Week 2 of Advent: Hope
Sacrificial love always gives so others can have more
During the Christmas season, children always hope to receive the gifts they want. Parents often sacrifice so that the kids can get the gifts they asked for. In today’s world, children don’t always recognize the sacrifices their parents make for them. We don’t always recognize the sacrifices our bosses make, or the ones our spouses make. We take it for granted, or we feel it’s their responsibility to sacrifice, or we feel entitled to receive. However, one little boy recognized through the lesson of fractions the sacrificial love his mother would make.
A teacher had been teaching fractions to her students and wanted to know how much they were understanding the concept. So she asked a boy in the class: “Suppose your mother baked a pie and there are six of you — your mother, your father, and four children. What percentage of the pie would you get?”
“One-fifth,” replied the boy.
Disappointed and wondering how she could explain fractions better, she said to the boy, “I’m afraid you don’t know your fractions. Remember, there are six of you.”
“I know,” said the boy, “but you don’t know my mother. She would say she didn’t want any pie so we could have more.”
Christ wanted us to have more
Christ also wanted us to have more. He wanted us to have hope for eternal life. He wanted us to have hope for redemption of sin. And He wanted us to have hope for a restored fellowship with God. That’s why He left heaven and came to earth.
Before He became our sacrificial-debt-settler, the people had to sacrifice animals over and over again to find redemption for their sins. But that method was a “temporary fix” to our sin problem. It was a representation of what Jesus would do when He came to earth. They only had the hope of the coming Messiah. But a baby changed everything. Christ was the permanent solution. He is our “more.” He is our hope.
Just as the mother’s love for her family is revealed by not wanting pie, so God’s love is revealed to us by sending His One and Only Son to earth as both God and man to live, die, and live again so that our sin debt is paid. So if you’ve ever wondered if God loves you, remember the manger, the cross, and the empty tomb. Because in these, we can have hope.
In 1 John 4:9-10 God reveals His love for us and we see what His love consists of.
God’s love was revealed among us in this way: God sent His One and Only Son into the world so that we might live through Him. Love consists in this: not that we loved God, but that He loved us and sent His Son to be the propitiation for our sins.
Actions without Words
A couple sat in a pastor’s office attempting marriage counseling as a last resort before divorce. The pastor asks the husband, “why do you want a divorce?”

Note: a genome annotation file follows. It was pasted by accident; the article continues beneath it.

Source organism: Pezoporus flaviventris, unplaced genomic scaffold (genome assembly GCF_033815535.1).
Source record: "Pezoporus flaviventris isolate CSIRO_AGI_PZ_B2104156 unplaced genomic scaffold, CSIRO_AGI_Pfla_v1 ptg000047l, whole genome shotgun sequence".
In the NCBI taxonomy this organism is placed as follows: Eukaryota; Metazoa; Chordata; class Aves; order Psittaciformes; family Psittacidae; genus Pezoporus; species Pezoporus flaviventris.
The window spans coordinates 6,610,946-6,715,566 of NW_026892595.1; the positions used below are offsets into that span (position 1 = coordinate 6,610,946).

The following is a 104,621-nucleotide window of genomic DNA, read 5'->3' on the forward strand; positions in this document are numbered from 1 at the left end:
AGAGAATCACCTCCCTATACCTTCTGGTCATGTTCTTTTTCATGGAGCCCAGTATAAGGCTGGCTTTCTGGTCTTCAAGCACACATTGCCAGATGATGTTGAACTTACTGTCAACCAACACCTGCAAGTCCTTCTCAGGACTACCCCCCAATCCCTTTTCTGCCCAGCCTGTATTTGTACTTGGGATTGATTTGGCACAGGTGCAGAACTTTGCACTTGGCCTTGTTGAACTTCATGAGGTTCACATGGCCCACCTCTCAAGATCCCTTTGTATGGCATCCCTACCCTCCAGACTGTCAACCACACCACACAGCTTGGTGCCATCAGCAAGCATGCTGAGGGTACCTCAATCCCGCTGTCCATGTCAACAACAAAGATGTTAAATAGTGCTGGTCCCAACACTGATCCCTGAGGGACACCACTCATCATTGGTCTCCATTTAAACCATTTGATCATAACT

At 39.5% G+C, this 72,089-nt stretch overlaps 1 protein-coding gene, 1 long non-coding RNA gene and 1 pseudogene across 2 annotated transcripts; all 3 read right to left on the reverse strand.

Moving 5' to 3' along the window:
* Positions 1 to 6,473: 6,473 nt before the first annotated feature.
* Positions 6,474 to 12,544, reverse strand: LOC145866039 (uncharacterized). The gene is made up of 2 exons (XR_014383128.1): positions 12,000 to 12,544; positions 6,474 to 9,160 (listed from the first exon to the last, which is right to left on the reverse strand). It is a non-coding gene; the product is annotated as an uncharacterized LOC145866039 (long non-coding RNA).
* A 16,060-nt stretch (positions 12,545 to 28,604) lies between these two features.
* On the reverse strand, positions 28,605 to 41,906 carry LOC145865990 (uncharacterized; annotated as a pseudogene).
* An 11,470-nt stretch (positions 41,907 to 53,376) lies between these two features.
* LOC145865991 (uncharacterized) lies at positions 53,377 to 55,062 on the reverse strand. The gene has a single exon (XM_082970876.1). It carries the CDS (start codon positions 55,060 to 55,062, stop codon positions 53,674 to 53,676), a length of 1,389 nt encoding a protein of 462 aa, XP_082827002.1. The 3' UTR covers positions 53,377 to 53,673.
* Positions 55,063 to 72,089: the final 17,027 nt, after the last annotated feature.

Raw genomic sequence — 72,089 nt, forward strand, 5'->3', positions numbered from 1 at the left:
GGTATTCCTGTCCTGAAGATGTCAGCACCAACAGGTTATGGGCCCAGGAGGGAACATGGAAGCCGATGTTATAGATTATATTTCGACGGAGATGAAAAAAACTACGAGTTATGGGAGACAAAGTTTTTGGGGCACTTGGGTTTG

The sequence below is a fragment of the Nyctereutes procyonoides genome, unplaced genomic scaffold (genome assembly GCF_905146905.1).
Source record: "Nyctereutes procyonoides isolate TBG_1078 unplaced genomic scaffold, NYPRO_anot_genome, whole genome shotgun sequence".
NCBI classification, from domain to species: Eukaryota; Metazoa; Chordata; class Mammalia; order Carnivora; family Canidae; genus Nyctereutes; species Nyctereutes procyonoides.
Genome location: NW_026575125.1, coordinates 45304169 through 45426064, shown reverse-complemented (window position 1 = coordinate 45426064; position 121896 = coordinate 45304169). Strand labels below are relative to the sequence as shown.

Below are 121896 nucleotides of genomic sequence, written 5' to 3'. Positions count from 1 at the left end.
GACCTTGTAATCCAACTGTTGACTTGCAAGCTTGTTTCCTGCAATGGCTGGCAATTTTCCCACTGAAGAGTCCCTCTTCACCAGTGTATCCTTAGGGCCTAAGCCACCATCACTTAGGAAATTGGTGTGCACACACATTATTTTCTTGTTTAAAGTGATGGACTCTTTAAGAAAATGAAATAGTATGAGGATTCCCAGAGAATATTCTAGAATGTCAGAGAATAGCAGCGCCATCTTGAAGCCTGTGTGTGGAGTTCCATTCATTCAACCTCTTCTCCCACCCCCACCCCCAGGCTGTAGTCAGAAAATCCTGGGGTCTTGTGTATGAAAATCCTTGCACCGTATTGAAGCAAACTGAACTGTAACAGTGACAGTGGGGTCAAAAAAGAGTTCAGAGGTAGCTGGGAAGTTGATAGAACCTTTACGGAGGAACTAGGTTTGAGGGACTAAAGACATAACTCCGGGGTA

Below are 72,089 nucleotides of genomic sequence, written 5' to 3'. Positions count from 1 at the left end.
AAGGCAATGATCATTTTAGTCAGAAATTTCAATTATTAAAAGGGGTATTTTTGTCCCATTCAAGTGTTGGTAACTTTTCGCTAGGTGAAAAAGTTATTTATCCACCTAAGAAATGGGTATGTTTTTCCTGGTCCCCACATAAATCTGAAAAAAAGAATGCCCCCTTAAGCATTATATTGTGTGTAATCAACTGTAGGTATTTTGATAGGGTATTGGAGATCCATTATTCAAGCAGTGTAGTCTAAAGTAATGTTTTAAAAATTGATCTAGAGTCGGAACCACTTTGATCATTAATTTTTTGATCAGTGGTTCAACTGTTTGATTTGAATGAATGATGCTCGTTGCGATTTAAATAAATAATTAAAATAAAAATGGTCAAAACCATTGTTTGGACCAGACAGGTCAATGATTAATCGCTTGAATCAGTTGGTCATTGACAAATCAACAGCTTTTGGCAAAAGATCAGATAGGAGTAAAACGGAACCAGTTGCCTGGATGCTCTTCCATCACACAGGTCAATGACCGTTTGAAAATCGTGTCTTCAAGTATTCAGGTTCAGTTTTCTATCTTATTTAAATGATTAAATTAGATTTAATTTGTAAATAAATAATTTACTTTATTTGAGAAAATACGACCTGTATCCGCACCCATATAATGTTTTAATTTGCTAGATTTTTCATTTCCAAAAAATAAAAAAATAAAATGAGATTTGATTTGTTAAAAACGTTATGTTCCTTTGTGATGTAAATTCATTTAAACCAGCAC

“I don’t. I have no idea why she wants this.”
The pastor looked at the wife, “Mrs. Smith, why do you want a divorce?”
Angrily, she blurted, “He just doesn’t love me anymore.”
Shocked by her words, the husband said, “Doesn’t love you? How could you get that idea?”
“Because you never tell me you love me!”
“I say it every single day! I say it when I worked hard to provide for you and when I have been there for you. And I say it when I have stood up for you and defended you. I said it when I gave you children to make sure you would not be alone in your old age. I say it when I make sure your car runs properly so you don’t break down. And I say it every moment of every day because every single thing I do is because I love you!”
The wife burst into tears and ran into her husband’s arms. Instantly, he wrapped his arms around her and tenderly said, “Shh now. Don’t cry.”
The pastor then heard the weeping woman say, “I just needed to hear the words too.”
The husband chuckled and said, “I told you I loved you on our wedding day. If it ever changes, I’ll let you know.”
While the pastor understood the husband was teasing his wife, he cleared his throat and said, “Ummm Tom, I think if I were you I’d say it every day and as often as you can.”
Tom shook the pastor’s hand and said, “Thanks pastor. I got that message loud and clear.”
To know we are loved, we need both words and action
The husband was revealing his love for his wife, but never said the words. He assumed she understood his love for her through his action. After all, actions speak louder than words – right? And yet, she longed to hear the words. Without the words, the husband is just a good provider, protector, and husband. In her mind, for his actions to reveal love, the she needed to hear the words. Without the words, she felt little hope in his love for her and as a result she felt little hope in their marriage.
The opposite could also be true. Someone could tell us they love us but without the actions that reveal that love, we’d sooner or later begin to doubt the words. To know we are loved we need both the words and the actions that back up the words so that the truth of the words is revealed.
God tells us He loves us, but Jesus’ birth proves it
Over and over again in God’s Word, He tell us He loves us. In fact, the Bible is God’s love letter to us. And yet, we want to know the proof of His love. Have you ever said, “If God loves me, then why….” That’s a moment that you’re looking for the proof of His love. Or maybe you feel as if you have sinned too much and there is no hope that God could love you. Maybe you’ve been put down and rejected so often in life that you feel like you are not worthy enough for God’s love. Whatever it is that makes you doubt God’s love for you, then I want you to hear the words of 1 John 4:9-10 because God revealed His love to you in the most expressive and expensive way anyone ever could – He sent us Christ.
Christmas is a celebration of God’s revealed love that gives us hope
As we celebrate Christmas, we are celebrating God’s revealed love to us. Verse 9 says: “God’s love was revealed among us in this way.” God’s love isn’t a mystery or secret or reserved for a few. He wanted us to know and understand His love for us. He wanted us to have the undeniable proof for when we are scared, feel alone, hurt, grieving, or we just don’t understand why something happened. So… He revealed it. Let’s see how He revealed His love to us, what He revealed, and why He revealed it.
God sent us a gift
Don’t you love to receive a gift from your spouse – especially an unexpected gift for no reason other than because of his/her love for you? God sent us a gift – for no other reason than because He loves us. He didn’t have to send it. If God were only a God of judgment he could look at each one of us and say, “Yup. Another broken, imperfect human. That one sinned too.” And then marks you down for the “doomed” list on the way to hell. But God isn’t a God of only judgment. He is also a God of love, grace, and mercy where we can find forgiveness of our sins because of the gift He sent. That’s what Christmas is all about. Celebrating God’s gift He sent to us. As you unwrap gifts this Christmas, I hope it will remind you of God’s gift to you.